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A House of Some Distinction -

No. 4 The Boyle

Barwicker N0.109

Number 4 The Boyle, Barwick in Elmet, is a house of some distinction. A small stone mid terrace cottage of some age it sits in a prime position in the heart of the village overlooking the Maypole and the Cross. Its main claim to fame however is that it is one of only a handful in the village where a previous owner or occupier has decided to mark their name on the building by carving or painting it, usually on the front door lintel. No. 4 proudly proclaims above its front door:


Who was J.B? What is significant about the date? Why was it carved? Whilst it would be easy to jump straight into the village records from the 1830s there is little to go on. For example the 1841 census of the Parish has many JB's including John Braithwaite, John Blakey and Jane Brodgen to name a few, and that is assuming JB actually lived in the property or the village. To answer the questions we must peel back the history of the house from the present day to the past.

Searching the current deeds to the property, publicly available from the H.M. Land Registry. do not help, however the information the registry have concerning the neighbouring property no 2 The Boyle unlock the history and immediately takes us back 60 years. They make a brief reference to a deed of sale on the 20th March 1953 between Frances Threlfall (the Seller) and Margery Ingham (the Purchaser). Then utilising the West Riding Registry of Deeds in Wakefield (which holds copies of most deeds of sale of freehold property in the historic West Riding of Yorkshire between 1704 and 1970) further details of the 1953 sale are obtained.

In this deed the property is described as "All that plot of land with the dwelling house erected thereon (being part of a larger plot of land with six messuages or dwelling houses and a shop erected thereon)....the said dwelling house now numbered 2 The Boyle". It also states that Frances Threlfall purchased the property on the 22nd February 1930 from Charles Herbert Crowcroft Batty, who was her uncle, a bankers clerk living in Otley. Frances and her husband John are described as from Green Moor House, Pennington, Ulverston, County of Lancaster.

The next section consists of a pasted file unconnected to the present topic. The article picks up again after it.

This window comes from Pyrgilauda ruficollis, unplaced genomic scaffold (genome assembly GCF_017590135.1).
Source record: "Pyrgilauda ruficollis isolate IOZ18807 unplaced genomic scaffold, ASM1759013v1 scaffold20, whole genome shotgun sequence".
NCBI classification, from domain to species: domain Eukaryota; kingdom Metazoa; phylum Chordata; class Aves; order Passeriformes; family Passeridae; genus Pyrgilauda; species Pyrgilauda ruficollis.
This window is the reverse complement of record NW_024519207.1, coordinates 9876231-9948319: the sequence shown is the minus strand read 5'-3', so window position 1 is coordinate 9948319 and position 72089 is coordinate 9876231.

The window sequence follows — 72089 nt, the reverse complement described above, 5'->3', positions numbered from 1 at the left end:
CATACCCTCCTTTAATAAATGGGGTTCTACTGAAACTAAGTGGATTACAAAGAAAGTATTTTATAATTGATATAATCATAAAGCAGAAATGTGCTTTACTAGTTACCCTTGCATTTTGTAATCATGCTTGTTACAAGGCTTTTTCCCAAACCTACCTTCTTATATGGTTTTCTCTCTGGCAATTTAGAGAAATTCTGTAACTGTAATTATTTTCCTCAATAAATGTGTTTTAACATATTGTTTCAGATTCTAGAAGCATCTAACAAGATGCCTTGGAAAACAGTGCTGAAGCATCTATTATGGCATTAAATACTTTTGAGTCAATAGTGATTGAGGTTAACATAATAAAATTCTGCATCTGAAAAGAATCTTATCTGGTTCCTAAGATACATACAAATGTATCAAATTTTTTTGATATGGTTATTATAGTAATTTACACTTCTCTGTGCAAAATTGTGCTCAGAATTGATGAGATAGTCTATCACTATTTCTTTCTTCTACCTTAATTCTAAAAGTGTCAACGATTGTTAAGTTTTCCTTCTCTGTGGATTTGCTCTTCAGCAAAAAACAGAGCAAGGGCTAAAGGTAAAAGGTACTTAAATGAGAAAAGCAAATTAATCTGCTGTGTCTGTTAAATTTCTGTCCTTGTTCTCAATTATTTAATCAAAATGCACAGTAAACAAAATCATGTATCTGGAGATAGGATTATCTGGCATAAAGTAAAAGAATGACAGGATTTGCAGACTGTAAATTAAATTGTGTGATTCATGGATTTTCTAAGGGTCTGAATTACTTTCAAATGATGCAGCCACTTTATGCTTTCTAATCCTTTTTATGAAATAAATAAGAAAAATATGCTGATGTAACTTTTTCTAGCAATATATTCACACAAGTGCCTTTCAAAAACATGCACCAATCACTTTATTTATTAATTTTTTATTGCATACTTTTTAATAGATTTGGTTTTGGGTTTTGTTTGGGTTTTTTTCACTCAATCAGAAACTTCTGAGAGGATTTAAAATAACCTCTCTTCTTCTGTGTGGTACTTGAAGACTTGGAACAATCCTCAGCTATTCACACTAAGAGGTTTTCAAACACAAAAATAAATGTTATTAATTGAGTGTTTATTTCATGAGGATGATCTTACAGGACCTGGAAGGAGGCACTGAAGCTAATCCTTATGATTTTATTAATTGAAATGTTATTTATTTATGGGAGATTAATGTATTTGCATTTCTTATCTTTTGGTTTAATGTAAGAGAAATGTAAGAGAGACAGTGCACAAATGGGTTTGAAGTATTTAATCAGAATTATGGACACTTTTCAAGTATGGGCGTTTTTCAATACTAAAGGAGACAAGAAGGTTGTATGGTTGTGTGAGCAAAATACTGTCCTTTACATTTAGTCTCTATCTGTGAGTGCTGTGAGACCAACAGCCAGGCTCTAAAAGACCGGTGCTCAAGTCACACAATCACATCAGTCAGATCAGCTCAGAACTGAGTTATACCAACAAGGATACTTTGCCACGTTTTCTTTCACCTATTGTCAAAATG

The Deeds Registry also has a copy of the sale documents from 1930 including this time a plan which shows at the same time Frances Threlfall purchased No. 2 she also purchased Nos. 4, 6, 8, 10, 12, 16, 18 and 20 The Boyle, a shop and a large plot of land behind. It is thought that Frances Threlfall ran the shop with a cafe during the 1930s. J & F Threlfall are listed as shopkeepers in the Barwick entry of the 1936 edition of Kelly's local directory. She may have lived in one of the properties and let the rest out. Her uncle Charles H. C. Batty certainly did and the 1930 deed gives the names of all the tenants, no 4 was occupied at the time by T. H. Robshaw. Other properties were occupied as follows: No.2 Mrs. Ryder, No.6 H. Burgoyne, No.8 Poulter, No. 10 Poulter, No. 12 Curtis, No. 16 West, No. 18 A. Lovett, N.20 Bullen. Charles Herbert Crowcroft Batty was born in Nottingham on the 20th May 1882 the son of James Batty and his wife Frances (nee Crowcroft). He had inherited the properties through his father's line, obtaining Nos. 16, 18 and 20 The Boyle in 1915 and the others at a currently unknown date.

Charles's father James Batty was born at Pottemewton, Leeds on the 23rd May 1849 the son of John and Ann Batty, both of whom were Barwick born. James moved around the country, in 1851 and 61 he was living in Barwick but by 1871 he was in Aberford aged 21 a servant to Mr J .E. Ellerton, a surgeon. He married Frances Crowcroft in Doncaster in 1880 and by 1881 had become a surgeon's assistant. By 1891 he was living in Doncaster aged 42 and I think had inherited the Boyle properties and was cashing in on their rental value as he was no longer working and was "living on his own means" (which usually means an investment or pension) a situation mirrored in 1901. He died in Doncaster in April 1915.

James's father John Batty was born in Barwick in 1816, baptised at All Saints Church on the 27th September. He was the illegitimate son of Ann Batty and worked as a labourer and groom. John married Barwick born Ann Dickinson at Leeds Parish Church on the 19th January 1846, lying about his illegitimate status and saying his father was William Batty. John and Ann had at least two children. Sarah Ann Batty born in Barwick in 1846 and the James mentioned above whilst living at Potternewton in 1849.

The move to Pottenewton appears to have been short lived because he was back in Barwick in 1851 and died there in 1856 aged just 39. John's part in the ownership of the Boyle property is rather complicated due to a Batty family Will which took decades to resolve and required much legal work.

To explain this into the frame steps another Batty, James Batty, the James Batty of "J B Anno Domini 1831" fame! He was born in Barwick on the 15th February 1793 son of William and Mary Batty. A well educated man for many years he worked as a servant and clerk to the Revd. Robert Markham of Bolton Percy. On the 25th March 1831 he was appointed by the Archdeacon of York as Apparitor of the Archdeacon's Courts. This position was confirmed by the Archbishop of York and the Dean and Chapter of York Minister on the same day.